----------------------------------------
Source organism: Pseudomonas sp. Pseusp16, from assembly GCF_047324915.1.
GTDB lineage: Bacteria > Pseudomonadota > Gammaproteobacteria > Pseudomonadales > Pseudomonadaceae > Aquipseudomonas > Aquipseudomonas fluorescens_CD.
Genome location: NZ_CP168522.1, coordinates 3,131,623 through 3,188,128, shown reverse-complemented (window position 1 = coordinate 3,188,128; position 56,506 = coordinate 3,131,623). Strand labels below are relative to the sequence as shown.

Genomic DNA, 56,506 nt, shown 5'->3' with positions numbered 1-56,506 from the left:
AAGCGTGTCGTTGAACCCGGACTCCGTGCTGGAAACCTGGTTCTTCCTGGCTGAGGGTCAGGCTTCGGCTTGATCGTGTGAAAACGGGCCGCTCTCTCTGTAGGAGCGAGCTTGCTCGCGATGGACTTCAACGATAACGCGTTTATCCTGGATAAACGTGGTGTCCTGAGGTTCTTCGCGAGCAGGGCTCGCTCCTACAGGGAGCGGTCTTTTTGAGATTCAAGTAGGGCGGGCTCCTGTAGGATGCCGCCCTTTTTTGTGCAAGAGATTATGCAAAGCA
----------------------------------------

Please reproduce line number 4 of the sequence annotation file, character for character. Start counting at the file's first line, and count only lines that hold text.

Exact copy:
Genomic DNA, 56,506 nt, shown 5'->3' with positions numbered 1-56,506 from the left: